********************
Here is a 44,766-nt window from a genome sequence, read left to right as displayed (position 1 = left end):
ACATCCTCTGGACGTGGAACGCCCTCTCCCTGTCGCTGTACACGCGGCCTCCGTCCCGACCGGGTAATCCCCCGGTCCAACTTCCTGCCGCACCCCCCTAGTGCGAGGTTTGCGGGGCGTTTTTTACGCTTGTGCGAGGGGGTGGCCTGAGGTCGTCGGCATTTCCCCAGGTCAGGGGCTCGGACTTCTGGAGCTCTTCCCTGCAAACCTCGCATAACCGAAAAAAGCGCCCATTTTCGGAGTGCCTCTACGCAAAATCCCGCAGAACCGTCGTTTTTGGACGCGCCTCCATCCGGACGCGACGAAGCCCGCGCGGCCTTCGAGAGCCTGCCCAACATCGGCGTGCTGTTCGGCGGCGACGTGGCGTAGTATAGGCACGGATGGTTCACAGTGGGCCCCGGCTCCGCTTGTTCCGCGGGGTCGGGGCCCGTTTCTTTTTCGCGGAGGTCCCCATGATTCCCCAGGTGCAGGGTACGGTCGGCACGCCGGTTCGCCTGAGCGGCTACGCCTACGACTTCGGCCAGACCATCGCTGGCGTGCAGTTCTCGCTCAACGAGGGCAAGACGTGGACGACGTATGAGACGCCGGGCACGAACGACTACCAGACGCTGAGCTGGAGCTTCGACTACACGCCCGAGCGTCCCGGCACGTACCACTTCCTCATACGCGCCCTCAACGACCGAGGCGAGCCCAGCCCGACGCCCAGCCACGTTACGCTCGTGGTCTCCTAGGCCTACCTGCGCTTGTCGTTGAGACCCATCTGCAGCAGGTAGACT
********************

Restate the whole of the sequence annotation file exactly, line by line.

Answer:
Here is a 44,766-nt window from a genome sequence, read left to right as displayed (position 1 = left end):
ACATCCTCTGGACGTGGAACGCCCTCTCCCTGTCGCTGTACACGCGGCCTCCGTCCCGACCGGGTAATCCCCCGGTCCAACTTCCTGCCGCACCCCCCTAGTGCGAGGTTTGCGGGGCGTTTTTTACGCTTGTGCGAGGGGGTGGCCTGAGGTCGTCGGCATTTCCCCAGGTCAGGGGCTCGGACTTCTGGAGCTCTTCCCTGCAAACCTCGCATAACCGAAAAAAGCGCCCATTTTCGGAGTGCCTCTACGCAAAATCCCGCAGAACCGTCGTTTTTGGACGCGCCTCCATCCGGACGCGACGAAGCCCGCGCGGCCTTCGAGAGCCTGCCCAACATCGGCGTGCTGTTCGGCGGCGACGTGGCGTAGTATAGGCACGGATGGTTCACAGTGGGCCCCGGCTCCGCTTGTTCCGCGGGGTCGGGGCCCGTTTCTTTTTCGCGGAGGTCCCCATGATTCCCCAGGTGCAGGGTACGGTCGGCACGCCGGTTCGCCTGAGCGGCTACGCCTACGACTTCGGCCAGACCATCGCTGGCGTGCAGTTCTCGCTCAACGAGGGCAAGACGTGGACGACGTATGAGACGCCGGGCACGAACGACTACCAGACGCTGAGCTGGAGCTTCGACTACACGCCCGAGCGTCCCGGCACGTACCACTTCCTCATACGCGCCCTCAACGACCGAGGCGAGCCCAGCCCGACGCCCAGCCACGTTACGCTCGTGGTCTCCTAGGCCTACCTGCGCTTGTCGTTGAGACCCATCTGCAGCAGGTAGACT